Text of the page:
When he got the sign from catcher Jose Lobaton, the thought crossed David Price’s mind to shake him off.
Either that or step off the mound altogether.
“I doubted myself on the pitch,” Price said. “It was not the pitch that I really wanted to throw.”
David Ortiz already had shipped a first-inning pitch into the Red Sox bullpen, a loud blast that set the tone for a long night for Price.
“I thought that was a real good one,” Price said.
After missing with a fastball up and in to Ortiz, he didn’t want to give him another one.
He did anyway.
Price came inside with another heater, this time belt high, and Ortiz sent it on a hot-air balloon ride toward Pesky’s pole.
As it hung in the air, Ortiz admired his work from the box.
He waited and waited and waited for it to drop fair before starting his stroll around the basepaths.
From the mound, Price said, he never doubted it was gone. But after hitting the home run that ultimately would knock Price out of the game in the bottom of the eighth and put an exclamation point on the Red Sox’ 7-4 win over the Rays in Game 2 of their American League Division series, Price just wanted Ortiz to get his victory lap over with.
“He steps in the bucket and hits a homer,” Price said. “And he stares at it to see if it’s fair or foul, I’m sure that’s what he would say. But as soon as he hit it and I saw it, I knew it was fair. Run.”
Once Ortiz crossed the plate, Rays manager Joe Maddon came out to take the ball from Price.
The Rays entered Game 2 with absolute confidence that Price could restore order following an ugly Game 1 loss, only to watch him suffer through the worst postseason start of his career.
“Absolutely, I’m disappointed,” Price said. “I don’t know what my stat line is, but I know I gave up quite a few earned runs. It stings especially in a time in the postseason whenever you want to go out there and pitch your best.”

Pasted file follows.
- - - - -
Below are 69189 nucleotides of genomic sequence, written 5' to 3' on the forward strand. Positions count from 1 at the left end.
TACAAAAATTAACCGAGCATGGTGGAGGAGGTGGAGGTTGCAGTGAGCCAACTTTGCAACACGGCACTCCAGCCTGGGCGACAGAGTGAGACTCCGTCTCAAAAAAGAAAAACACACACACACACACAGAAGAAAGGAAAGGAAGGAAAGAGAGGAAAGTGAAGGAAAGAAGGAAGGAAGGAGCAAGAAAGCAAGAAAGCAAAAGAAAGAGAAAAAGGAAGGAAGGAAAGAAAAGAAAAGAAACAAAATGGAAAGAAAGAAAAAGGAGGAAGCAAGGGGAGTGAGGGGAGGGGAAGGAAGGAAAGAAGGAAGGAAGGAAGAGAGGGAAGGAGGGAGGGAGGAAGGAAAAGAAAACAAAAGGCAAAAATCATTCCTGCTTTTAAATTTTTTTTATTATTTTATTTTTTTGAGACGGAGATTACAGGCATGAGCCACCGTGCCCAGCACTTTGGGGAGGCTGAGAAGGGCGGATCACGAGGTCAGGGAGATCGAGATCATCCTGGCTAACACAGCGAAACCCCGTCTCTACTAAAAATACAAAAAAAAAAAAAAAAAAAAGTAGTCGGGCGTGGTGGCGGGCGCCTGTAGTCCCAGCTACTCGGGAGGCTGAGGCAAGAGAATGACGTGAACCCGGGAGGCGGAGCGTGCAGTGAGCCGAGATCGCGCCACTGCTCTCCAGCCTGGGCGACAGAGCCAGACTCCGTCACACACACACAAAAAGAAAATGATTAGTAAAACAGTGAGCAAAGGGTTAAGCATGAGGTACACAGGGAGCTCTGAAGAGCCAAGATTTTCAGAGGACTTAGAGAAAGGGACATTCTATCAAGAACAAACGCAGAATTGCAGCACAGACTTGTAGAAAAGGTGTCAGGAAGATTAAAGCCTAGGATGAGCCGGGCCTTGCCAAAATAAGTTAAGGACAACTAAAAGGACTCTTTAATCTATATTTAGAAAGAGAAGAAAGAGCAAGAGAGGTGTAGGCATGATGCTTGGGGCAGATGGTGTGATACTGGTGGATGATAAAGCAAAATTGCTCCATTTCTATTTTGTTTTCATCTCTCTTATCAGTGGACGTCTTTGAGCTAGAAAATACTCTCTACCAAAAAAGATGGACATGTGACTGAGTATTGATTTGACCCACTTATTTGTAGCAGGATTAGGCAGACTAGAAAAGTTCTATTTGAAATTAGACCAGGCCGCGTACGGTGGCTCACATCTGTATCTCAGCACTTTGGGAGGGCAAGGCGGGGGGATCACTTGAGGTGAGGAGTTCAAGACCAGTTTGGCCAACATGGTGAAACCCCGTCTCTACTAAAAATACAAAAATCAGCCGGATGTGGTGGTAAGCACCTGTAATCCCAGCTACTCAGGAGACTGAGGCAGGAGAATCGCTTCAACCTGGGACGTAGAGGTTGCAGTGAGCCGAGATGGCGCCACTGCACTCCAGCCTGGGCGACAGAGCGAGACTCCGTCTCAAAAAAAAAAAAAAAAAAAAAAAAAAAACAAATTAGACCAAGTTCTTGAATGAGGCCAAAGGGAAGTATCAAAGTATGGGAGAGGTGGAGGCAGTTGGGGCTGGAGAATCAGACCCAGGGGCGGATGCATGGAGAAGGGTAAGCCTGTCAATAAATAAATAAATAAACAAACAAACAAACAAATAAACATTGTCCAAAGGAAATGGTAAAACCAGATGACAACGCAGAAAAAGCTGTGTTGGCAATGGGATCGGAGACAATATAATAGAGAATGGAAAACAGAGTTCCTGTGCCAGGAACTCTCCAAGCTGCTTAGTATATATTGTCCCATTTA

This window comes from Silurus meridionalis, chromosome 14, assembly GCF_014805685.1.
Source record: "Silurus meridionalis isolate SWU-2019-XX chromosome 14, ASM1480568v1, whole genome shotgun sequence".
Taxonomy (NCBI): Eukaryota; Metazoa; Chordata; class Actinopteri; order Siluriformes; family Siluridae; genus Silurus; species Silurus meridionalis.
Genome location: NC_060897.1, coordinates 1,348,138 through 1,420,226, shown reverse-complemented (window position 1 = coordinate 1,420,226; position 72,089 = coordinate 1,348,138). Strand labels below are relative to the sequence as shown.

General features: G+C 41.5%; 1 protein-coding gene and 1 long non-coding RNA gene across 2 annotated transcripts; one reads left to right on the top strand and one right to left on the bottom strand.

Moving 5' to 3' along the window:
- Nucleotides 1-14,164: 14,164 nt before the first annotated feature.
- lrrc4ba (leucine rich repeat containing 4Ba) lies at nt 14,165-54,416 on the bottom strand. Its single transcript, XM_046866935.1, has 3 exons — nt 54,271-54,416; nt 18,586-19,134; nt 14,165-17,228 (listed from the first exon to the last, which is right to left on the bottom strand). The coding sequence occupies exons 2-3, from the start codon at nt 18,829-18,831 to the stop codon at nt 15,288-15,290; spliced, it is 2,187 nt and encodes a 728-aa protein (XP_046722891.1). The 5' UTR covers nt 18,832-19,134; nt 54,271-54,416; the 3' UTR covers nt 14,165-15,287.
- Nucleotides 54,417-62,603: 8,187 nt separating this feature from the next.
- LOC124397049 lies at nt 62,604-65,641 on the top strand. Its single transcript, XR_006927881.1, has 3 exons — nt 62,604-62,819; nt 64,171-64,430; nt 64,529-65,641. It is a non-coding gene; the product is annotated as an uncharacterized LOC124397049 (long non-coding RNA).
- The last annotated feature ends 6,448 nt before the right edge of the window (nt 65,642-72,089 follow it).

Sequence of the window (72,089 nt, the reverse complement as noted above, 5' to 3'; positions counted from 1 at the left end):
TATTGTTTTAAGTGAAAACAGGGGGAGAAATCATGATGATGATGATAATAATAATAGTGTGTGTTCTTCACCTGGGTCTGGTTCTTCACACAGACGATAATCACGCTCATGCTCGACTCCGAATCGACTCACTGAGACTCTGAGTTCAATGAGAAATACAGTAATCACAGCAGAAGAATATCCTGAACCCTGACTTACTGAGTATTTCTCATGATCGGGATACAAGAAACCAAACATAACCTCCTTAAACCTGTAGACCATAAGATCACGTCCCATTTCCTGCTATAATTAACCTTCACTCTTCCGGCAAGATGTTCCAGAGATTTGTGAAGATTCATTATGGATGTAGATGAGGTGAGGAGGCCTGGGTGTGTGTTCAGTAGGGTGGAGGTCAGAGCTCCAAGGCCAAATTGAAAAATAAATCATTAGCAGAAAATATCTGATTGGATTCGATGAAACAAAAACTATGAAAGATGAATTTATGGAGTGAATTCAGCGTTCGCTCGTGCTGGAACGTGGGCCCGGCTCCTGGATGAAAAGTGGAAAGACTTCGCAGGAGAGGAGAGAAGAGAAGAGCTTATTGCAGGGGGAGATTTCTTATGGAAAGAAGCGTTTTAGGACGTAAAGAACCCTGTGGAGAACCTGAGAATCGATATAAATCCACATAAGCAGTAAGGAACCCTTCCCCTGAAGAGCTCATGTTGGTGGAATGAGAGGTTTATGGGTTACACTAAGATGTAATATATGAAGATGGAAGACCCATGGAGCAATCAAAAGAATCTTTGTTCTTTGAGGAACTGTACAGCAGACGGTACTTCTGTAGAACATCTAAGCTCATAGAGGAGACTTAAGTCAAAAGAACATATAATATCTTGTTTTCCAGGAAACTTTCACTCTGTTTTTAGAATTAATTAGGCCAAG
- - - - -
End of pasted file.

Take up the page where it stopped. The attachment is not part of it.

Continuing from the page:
What made it worse was that even after giving up nine hits (six for extra bases), two homers, and seven earned runs in seven innings, Price didn’t feel like he pitched that poorly.
“For the most part, I feel like I did execute and I had some tough breaks. They hit some balls hard and that’s just baseball,” he said. “Honestly, I thought I was pretty good tonight, but that team just beat me.”
Price still couldn’t wrap his head around some of the bounces the Red Sox got. Jacoby Ellsbury’s first hit of the night was a first-inning looper that barely left the infield. In the third inning, he turned a soft flare down the third base line into an RBI double.
Stephen Drew, who came in 0 for 10 against Price, tagged him for a two-out RBI triple off the wall in the fourth inning.
David Ross, who had two homers in five career at-bats against Price but had just one extra-base hit in all of September, stroked a 2-1 pitch from Price for a double off the Monster in his first at bat.
Even the homers seemed to defy logic.
Entering the night, Ortiz was 8 for 37 with no long balls against Price, and Price had given up just two homers in his past 12 starts.
Taken as a whole, Price could only shake his head.
“That’s kind of what it was,” Price said. “They had some broken-bat singles, some broken-bat doubles, some 305-foot fly balls go for doubles and triples, and it’s part of pitching in this park.”
Eventually, Price settled in and retired six straight in the sixth and seventh inning, but by that point, the Rays were playing from behind.
“He had one moment there where he was missing fastball up and away to somebody, and then he did definitely miss location there on Ortiz at the end with that home run,” Maddon said. “The first home run was a cutter down the middle. But overall fastball command, and he kept getting better.
“That seventh inning was pretty darn good, the way he went through that particular moment. And I thought again he was fine. I’m looking at the velocity and a lot of 93s, a lot of 94s. He started getting his changeups where he wanted later in the game. He did not throw a lot of curveballs. Typically he gets better. It was really an awkward start that put them in a good position.”
Even though Price pitched the complete game that punched the Rays’ postseason ticket earlier this week against Texas, he entered this start knowing he was still missing true postseason credentials.
He remains winless in four career playoff starts with a 5.81 ERA, and summed up the sentiment as succinctly as possible, saying, “You’re as good as your last game and tonight I wasn’t very good.”
Julian Benbow can be reached at firstname.lastname@example.org.